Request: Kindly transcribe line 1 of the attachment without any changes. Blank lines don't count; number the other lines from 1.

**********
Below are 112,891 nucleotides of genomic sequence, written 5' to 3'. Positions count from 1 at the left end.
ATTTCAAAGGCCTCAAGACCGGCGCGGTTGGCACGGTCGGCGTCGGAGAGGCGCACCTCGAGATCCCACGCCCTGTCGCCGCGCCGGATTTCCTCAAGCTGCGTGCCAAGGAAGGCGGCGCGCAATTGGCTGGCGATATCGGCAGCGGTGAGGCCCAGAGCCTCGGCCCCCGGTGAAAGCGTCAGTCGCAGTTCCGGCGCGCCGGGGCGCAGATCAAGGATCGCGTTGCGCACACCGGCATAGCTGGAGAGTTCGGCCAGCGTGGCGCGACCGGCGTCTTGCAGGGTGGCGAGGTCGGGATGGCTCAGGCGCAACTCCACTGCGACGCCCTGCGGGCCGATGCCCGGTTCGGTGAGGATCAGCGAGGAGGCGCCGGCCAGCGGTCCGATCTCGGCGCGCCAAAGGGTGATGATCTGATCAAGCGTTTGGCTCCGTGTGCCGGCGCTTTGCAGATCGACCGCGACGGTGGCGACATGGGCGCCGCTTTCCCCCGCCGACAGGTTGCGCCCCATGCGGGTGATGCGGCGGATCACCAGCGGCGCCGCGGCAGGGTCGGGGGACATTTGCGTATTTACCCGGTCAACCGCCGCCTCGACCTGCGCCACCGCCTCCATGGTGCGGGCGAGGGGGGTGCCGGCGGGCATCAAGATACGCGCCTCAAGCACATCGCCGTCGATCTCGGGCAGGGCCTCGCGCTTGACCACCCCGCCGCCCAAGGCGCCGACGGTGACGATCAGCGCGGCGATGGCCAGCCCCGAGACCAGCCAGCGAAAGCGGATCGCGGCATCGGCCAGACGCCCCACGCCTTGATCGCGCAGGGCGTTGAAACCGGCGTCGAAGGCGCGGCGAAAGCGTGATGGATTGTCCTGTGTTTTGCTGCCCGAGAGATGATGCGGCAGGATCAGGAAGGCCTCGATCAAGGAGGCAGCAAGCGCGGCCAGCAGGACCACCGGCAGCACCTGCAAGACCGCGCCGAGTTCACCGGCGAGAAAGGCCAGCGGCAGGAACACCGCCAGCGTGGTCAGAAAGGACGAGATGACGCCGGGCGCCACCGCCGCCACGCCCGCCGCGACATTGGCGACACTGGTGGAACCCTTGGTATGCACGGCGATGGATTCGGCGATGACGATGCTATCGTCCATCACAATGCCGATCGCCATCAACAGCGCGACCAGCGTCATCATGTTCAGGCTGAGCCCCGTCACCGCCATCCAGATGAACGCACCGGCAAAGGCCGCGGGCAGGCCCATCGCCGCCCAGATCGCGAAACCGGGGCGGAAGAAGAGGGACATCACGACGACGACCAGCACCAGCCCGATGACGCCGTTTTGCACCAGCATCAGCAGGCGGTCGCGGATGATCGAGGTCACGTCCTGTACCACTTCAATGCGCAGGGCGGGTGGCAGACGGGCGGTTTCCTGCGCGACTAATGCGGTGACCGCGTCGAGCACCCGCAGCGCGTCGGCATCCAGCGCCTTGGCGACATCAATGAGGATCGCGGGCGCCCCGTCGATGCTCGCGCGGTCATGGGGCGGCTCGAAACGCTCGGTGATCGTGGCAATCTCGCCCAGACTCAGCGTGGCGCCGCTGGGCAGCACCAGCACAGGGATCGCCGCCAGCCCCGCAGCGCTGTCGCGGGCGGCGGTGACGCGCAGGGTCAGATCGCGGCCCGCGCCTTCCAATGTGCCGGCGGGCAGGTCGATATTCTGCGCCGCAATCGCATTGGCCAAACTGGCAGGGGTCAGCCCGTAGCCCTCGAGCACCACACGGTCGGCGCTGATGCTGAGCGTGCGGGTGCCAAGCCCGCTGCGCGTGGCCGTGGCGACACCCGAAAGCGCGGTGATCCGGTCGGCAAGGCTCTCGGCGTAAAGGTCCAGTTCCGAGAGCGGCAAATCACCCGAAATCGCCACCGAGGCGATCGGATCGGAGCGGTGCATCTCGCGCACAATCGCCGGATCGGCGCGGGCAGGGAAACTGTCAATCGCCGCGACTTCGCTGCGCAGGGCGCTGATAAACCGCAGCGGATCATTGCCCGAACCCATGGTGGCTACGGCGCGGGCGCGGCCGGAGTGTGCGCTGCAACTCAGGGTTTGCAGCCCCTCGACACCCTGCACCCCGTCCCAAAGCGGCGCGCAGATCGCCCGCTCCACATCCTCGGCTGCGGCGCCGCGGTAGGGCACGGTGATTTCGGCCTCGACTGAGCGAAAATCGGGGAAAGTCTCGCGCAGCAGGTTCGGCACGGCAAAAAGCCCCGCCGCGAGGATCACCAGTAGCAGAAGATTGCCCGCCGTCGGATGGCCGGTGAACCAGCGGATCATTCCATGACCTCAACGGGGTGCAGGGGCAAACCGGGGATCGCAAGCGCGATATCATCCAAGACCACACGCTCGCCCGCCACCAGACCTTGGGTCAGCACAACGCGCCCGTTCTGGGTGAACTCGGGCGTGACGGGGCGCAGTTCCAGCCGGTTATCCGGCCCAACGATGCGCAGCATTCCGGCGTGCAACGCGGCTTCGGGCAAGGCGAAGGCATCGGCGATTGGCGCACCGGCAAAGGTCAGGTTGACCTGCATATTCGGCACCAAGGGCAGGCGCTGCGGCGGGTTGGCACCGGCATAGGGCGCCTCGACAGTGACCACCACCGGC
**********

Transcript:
Below are 112,891 nucleotides of genomic sequence, written 5' to 3'. Positions count from 1 at the left end.